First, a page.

and feel but not the API; can only be bound from CSS -->


   <binding id="mywidget" kind="semantic">
    <!-- defines a semantic binding, one that can provide a new API but
     is always bound at element creation time and can never be unbound;
     can only be bound from is="" attribute at element creation time -->

Or maybe we can make a virtue out of a problem -- one issue with is="" is 
that it's possible to bind something to an element that it was not 
designed for, e.g. binding a widget binding that augments HTMLInputElement 
to a <textarea>. So we could say:

   <binding id="mywidget">
    <!-- defines a presentational binding, one that just changes the look
     and feel but not the API; can only be bound from CSS -->


   <binding id="mywidget" for="input">
    <!-- defines a semantic binding, one that can provide a new API but
     is always bound at element creation time and can never be unbound;
     can only be bound from is="" attribute at element creation time
     and can only be bound to <input> elements -->

On Mon, 3 Oct 2011, Roland Steiner wrote:
> If I may briefly summarize the pros and cons of every approach 
> discussed:
> Pros:
> - element name is inherently immutable
> - can provide arbitrary API, can (but does not have to) derive from
>   arbitrary HTML element
> - best performance (in instantiation, CSS selector matching)

I don't see why it would be more performant, can you elaborate on that?

> Cons:
> - accessibility only for shadow tree contents, no accessibility for host
>   element unless ARIA roles are specified
> - parsing issues in special circumstances (<table>, auto-closing <p>, etc.)

I don't think <p> is a "special circumstance".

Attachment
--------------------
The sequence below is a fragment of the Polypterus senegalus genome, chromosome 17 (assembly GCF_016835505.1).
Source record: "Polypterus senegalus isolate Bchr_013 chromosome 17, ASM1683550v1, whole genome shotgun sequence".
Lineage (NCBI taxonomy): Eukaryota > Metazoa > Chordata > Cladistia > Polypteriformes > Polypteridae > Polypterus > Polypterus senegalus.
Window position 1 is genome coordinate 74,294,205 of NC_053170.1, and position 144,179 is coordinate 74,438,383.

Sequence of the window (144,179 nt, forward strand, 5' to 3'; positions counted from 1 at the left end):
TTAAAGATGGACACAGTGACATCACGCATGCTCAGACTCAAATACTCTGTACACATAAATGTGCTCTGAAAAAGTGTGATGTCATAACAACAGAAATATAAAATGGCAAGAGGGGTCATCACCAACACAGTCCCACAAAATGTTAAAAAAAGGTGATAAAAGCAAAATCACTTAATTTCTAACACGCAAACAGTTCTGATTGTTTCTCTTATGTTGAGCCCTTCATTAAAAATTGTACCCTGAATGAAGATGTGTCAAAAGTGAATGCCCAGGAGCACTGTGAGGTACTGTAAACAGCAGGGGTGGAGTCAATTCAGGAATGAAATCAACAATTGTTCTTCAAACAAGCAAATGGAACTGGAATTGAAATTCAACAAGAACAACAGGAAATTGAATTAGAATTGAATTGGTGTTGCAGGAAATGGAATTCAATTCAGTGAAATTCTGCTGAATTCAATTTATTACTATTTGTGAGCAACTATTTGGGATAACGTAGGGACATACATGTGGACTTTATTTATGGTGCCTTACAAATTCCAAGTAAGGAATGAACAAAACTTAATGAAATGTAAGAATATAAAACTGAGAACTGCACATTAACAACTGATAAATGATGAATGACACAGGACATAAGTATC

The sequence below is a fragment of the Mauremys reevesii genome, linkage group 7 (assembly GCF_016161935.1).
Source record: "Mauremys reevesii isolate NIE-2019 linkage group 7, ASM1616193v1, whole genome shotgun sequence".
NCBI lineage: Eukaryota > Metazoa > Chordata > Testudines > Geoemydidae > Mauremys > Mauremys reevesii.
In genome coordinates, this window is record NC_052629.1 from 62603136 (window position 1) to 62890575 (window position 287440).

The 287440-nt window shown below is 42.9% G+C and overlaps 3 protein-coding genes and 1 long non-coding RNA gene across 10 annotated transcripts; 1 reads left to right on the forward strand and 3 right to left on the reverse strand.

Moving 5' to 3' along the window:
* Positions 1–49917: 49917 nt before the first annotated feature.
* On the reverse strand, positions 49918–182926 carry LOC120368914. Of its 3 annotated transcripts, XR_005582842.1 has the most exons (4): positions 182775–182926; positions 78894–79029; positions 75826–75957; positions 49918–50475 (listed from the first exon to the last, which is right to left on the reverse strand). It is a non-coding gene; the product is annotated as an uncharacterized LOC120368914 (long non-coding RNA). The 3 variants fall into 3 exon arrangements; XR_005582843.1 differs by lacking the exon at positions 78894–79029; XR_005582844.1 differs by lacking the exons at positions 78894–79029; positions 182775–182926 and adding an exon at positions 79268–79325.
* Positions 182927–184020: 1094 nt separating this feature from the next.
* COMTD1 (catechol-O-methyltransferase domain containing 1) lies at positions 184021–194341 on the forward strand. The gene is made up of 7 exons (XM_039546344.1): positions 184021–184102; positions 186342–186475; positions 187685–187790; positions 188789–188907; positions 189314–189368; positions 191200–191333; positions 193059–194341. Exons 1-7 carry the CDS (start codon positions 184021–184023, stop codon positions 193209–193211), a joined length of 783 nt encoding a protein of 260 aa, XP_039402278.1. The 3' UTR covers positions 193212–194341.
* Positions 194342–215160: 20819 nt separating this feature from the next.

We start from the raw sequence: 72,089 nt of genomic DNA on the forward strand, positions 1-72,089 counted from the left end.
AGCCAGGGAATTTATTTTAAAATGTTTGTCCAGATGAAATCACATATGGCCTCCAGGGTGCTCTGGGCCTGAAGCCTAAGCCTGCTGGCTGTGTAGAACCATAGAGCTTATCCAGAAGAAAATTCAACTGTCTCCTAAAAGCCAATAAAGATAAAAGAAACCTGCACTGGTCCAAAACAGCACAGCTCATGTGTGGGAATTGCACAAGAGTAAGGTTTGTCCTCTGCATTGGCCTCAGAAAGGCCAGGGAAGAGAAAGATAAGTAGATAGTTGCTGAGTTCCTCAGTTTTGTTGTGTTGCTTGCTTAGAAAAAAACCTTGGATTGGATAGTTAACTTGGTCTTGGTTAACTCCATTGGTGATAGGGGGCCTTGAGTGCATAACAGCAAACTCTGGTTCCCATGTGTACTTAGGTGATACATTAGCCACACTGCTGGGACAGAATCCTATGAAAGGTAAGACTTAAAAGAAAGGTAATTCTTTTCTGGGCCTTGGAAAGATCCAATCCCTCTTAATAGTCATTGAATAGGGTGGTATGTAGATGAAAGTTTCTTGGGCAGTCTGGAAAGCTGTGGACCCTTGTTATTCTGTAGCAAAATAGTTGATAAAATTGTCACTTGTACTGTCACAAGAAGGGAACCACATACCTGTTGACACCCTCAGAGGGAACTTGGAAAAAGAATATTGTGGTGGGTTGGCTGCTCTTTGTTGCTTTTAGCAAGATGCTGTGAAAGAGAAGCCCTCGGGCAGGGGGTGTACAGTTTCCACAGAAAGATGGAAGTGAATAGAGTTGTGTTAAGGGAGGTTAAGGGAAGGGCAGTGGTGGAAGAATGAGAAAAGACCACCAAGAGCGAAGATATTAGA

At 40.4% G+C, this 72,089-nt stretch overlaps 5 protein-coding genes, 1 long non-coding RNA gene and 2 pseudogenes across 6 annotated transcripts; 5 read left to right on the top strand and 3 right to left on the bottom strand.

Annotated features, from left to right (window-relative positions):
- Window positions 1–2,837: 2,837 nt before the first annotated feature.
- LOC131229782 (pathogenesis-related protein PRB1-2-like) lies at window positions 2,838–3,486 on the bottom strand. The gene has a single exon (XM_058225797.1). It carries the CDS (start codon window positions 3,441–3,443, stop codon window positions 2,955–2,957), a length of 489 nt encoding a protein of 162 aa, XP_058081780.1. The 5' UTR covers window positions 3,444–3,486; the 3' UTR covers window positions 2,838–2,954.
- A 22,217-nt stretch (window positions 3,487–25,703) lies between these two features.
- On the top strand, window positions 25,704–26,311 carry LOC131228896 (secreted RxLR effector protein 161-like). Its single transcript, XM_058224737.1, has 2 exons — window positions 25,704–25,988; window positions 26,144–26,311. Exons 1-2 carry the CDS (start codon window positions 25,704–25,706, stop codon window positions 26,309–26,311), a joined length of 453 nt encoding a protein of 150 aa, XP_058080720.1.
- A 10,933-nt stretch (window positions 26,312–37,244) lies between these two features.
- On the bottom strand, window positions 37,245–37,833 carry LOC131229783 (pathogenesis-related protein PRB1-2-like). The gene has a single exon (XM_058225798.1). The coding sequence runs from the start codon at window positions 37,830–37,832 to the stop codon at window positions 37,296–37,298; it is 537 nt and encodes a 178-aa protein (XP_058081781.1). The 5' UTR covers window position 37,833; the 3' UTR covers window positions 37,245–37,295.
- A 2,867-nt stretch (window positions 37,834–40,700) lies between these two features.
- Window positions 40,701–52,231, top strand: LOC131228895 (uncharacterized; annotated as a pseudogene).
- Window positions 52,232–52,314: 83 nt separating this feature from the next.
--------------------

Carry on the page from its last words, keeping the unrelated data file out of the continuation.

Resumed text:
> - no/limited fallback (limited: user provides fallback as content of
>   <X-MYWIDGET>, won't work in special places like within tables)
> - makes it easy to conflate semantics and representation
> <button IS=MYWIDGET>
> Pros:
> - fallback behavior as per HTML element
> - accessibility as per HTML element + shadow tree contents
> - binding only at creation, or immediately thereafter
> - API is that of host element, +alpha
> Cons:
> - add'l APIs ignored for accessibility

I'm not sure what this means. I would have thought the with-binding 
accessibility would be at least as good as the <x-foo> case; better if you 
bind to an element that already has some semantics and just augment them.

> - harder to implement: there's a window during parsing (before reading 
> the button) where it's still an ordinary button, requiring binding to be 
> added afterwards

I don't see why this would have to be true. In fact it could work exactly 
like the x-foo approach. That's just an implementation detail.

> - immutability of 'is' attribute not immediately obvious to authors

It'll be pretty obvious when they try and it doesn't do anything. :-)

> - unclear what happens if a HTML element with intrinsic shadow DOM is
> assigned a CSS binding

We can just disallow it, as per above.

> button { BINDING: MYWIDGET; }
> Pros:
> - fallback behavior as if un-styled
> - accessibility
> - mutability depending on medium, etc.
> - host element stays unchanged
> Cons:
> - dynamic binding is hard to implement

It doesn't have to be. In particular, now that we have the event loop 
specified we can just specify how this works asynchronously.

> - shadow DOM dependent on rendering tree (something we explicitly wanted 
> to avoid)

It's dependent on the style resolution, not the rendering tree.

> - API immutable that of host element

Isn't that an advantage?

> - unclear what happens if a HTML element with (intrinsic or explicit) 
> shadow DOM is assigned a CSS binding as well

It doesn't have to be unclear, it just has to be defined. There are two
obvious options: replace it, or augment it. XBL2 supported both.

Ian Hickson               U+1047E                )\._.,--....,'``.    fL
http://ln.hixie.ch/       U+263A                /,   _.. \   _\  ;`._ ,.
Things that are impossible just take longer.   `._.-(,_..'--(,_..'`-.;.'
Received on Tuesday, 4 October 2011 03:41:44 UTC